More than 30,000 in race to remember Olympic sailor Andrew Simpson

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Andrew Simpson and Iain Percy celebrate their Olympic gold in 2008Image source, Getty Images
Image caption,
Andrew Simpson (left) won gold with Iain Percy at the 2008 Beijing Olympics

More than 30,000 took part in a global sailing race held in memory of a British Olympic sailing champion, organisers have said.

The inaugural Bart's Bash on 21 September saw 30,717 people take part in the mass sailing event, which was held in more than 60 countries.

The event was in memory of Andrew "Bart" Simpson, who was killed training for the America's Cup in 2013.

Organisers think it was one of the world's largest sailing events.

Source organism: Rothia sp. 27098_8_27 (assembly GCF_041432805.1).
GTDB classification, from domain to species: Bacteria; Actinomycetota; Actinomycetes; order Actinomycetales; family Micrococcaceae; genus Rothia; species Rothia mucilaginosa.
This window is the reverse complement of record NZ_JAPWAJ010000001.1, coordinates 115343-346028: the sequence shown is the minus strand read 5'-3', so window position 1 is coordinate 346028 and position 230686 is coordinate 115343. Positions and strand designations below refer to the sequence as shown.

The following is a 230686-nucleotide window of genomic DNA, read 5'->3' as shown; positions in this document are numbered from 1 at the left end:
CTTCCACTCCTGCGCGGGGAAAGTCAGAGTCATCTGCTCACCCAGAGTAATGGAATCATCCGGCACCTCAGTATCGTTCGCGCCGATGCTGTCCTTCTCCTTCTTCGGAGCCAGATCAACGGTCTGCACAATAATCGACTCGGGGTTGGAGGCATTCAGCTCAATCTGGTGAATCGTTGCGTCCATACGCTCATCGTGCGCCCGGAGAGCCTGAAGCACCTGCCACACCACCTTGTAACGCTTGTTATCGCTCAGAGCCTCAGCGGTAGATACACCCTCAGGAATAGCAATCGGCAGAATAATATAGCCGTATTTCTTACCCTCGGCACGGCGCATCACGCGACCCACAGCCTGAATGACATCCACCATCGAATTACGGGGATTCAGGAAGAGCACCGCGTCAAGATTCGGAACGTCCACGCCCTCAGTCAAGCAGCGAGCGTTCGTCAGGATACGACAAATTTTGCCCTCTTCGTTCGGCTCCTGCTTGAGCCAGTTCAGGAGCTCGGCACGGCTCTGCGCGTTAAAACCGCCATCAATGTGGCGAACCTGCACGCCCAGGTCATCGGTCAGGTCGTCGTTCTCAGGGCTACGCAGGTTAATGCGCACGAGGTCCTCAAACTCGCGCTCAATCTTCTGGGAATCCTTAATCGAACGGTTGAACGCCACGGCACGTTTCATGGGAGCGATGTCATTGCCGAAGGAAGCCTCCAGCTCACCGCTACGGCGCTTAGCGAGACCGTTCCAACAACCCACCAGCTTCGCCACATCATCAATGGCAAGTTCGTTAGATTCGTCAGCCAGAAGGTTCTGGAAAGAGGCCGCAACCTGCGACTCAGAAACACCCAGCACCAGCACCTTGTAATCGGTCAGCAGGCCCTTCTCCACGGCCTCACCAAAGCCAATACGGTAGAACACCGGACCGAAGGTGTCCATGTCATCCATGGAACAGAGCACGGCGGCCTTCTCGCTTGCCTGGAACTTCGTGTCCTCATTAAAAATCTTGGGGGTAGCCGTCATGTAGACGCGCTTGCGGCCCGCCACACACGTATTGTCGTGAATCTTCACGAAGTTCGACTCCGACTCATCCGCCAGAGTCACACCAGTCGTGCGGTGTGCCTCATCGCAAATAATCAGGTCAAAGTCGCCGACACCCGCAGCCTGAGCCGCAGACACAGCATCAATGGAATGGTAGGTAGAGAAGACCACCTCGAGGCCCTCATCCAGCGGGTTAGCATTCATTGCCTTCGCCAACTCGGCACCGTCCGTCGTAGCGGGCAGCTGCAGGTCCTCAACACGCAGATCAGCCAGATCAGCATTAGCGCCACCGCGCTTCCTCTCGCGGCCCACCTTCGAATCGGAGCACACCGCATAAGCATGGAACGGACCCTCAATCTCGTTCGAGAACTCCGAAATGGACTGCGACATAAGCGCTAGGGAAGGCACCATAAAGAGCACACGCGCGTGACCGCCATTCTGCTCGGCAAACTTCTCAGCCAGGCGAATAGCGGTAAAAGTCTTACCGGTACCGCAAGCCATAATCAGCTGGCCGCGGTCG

Image source, jak bennett
Image caption,
Sailors at more than 500 clubs in the UK took part in the simultaneous races

Mr Anderton said: "At no point could we ever have expected more than 500 clubs in more than 60 countries to embrace the idea of getting on the water, racing, having fun and celebrating everything Bart stood for."

In total, 16,870 boats took part in the the inaugural Bart's Bash and collectively sailed 87,072,769 metres.

Each sailing club sailed a Bart's Bash race at their location which needed to be at least 1km and last more than 15 minutes.

So far more than £290,000 has been raised for the charity the Andrew Simpson Sailing Foundation.

Father-of-two Simpson, who lived with his wife Leah and two sons in Sherborne, Dorset, won Olympic gold at Beijing 2008 and silver at London 2012.

Among the UK events were races at the Southampton Boat Show and the Clipper Race Yacht Club in Gosport, Hampshire, and one at Port St Mary in the Isle of Man.

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